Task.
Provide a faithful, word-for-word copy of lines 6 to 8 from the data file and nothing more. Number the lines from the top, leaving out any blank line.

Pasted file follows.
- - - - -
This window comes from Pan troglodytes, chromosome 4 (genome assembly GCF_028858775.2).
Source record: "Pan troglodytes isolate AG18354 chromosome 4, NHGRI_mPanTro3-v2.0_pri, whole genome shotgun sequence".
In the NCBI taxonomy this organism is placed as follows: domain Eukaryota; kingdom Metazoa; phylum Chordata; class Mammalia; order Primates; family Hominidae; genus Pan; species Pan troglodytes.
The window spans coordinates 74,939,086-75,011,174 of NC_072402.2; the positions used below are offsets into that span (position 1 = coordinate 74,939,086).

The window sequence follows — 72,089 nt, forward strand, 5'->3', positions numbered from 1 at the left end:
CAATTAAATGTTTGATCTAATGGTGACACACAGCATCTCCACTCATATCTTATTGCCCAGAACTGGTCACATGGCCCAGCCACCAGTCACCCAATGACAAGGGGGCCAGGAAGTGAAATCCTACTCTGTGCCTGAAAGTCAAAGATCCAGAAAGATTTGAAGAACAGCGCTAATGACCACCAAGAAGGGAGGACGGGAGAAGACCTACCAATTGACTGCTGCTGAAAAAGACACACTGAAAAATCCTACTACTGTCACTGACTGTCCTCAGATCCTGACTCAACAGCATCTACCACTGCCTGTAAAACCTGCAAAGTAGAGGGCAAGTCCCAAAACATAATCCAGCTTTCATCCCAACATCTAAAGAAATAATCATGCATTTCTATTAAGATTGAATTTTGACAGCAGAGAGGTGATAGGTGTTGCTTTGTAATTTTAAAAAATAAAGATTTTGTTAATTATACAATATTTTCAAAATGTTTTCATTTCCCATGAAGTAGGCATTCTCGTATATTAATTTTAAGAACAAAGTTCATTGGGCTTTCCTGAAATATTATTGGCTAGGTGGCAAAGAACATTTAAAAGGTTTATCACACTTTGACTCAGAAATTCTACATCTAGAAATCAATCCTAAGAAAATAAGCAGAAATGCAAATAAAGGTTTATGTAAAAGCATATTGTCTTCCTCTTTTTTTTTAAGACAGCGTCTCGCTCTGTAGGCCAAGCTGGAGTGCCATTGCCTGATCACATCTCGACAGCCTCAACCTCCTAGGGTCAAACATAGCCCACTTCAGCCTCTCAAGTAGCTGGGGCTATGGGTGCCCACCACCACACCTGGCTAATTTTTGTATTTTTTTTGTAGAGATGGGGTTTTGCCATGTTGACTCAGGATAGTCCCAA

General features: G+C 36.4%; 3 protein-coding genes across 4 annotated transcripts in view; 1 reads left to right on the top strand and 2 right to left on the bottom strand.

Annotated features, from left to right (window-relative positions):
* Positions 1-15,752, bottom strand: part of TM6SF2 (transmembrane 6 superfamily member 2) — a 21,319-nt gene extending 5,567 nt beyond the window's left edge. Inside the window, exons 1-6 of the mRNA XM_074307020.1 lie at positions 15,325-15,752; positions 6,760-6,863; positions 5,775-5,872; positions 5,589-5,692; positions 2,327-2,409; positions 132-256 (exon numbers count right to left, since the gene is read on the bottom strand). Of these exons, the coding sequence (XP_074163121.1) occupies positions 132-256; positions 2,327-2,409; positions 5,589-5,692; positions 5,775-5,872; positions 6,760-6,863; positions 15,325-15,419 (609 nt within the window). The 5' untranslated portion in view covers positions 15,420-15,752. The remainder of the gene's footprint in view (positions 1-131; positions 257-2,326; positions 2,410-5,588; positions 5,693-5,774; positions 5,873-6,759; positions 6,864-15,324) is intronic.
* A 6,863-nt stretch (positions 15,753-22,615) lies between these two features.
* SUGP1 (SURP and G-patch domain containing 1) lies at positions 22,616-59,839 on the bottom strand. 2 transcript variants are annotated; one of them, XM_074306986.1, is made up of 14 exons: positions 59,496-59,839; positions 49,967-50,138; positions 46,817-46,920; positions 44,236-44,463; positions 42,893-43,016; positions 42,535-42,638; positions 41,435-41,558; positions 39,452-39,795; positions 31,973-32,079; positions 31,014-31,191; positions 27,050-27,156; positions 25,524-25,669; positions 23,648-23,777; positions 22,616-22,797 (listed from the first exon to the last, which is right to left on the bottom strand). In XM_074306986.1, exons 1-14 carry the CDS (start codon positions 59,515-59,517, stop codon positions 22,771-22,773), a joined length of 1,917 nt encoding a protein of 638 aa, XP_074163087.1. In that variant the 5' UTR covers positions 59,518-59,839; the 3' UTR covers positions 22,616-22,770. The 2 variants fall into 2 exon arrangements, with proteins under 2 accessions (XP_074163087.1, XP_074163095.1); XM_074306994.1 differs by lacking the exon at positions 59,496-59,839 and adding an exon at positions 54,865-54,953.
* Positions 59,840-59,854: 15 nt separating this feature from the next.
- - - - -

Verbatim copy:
CAATTAAATGTTTGATCTAATGGTGACACACAGCATCTCCACTCATATCTTATTGCCCAGAACTGGTCACATGGCCCAGCCACCAGTCACCCAATGACAAGGGGGCCAGGAAGTGAAATCCTACTCTGTGCCTGAAAGTCAAAGATCCAGAAAGATTTGAAGAACAGCGCTAATGACCACCAAGAAGGGAGGACGGGAGAAGACCTACCAATTGACTGCTGCTGAAAAAGACACACTGAAAAATCCTACTACTGTCACTGACTGTCCTCAGATCCTGACTCAACAGCATCTACCACTGCCTGTAAAACCTGCAAAGTAGAGGGCAAGTCCCAAAACATAATCCAGCTTTCATCCCAACATCTAAAGAAATAATCATGCATTTCTATTAAGATTGAATTTTGACAGCAGAGAGGTGATAGGTGTTGCTTTGTAATTTTAAAAAATAAAGATTTTGTTAATTATACAATATTTTCAAAATGTTTTCATTTCCCATGAAGTAGGCATTCTCGTATATTAATTTTAAGAACAAAGTTCATTGGGCTTTCCTGAAATATTATTGGCTAGGTGGCAAAGAACATTTAAAAGGTTTATCACACTTTGACTCAGAAATTCTACATCTAGAAATCAATCCTAAGAAAATAAGCAGAAATGCAAATAAAGGTTTATGTAAAAGCATATTGTCTTCCTCTTTTTTTTTAAGACAGCGTCTCGCTCTGTAGGCCAAGCTGGAGTGCCATTGCCTGATCACATCTCGACAGCCTCAACCTCCTAGGGTCAAACATAGCCCACTTCAGCCTCTCAAGTAGCTGGGGCTATGGGTGCCCACCACCACACCTGGCTAATTTTTGTATTTTTTTTGTAGAGATGGGGTTTTGCCATGTTGACTCAGGATAGTCCCAA

General features: G+C 36.4%; 3 protein-coding genes across 4 annotated transcripts in view; 1 reads left to right on the top strand and 2 right to left on the bottom strand.

Annotated features, from left to right (window-relative positions):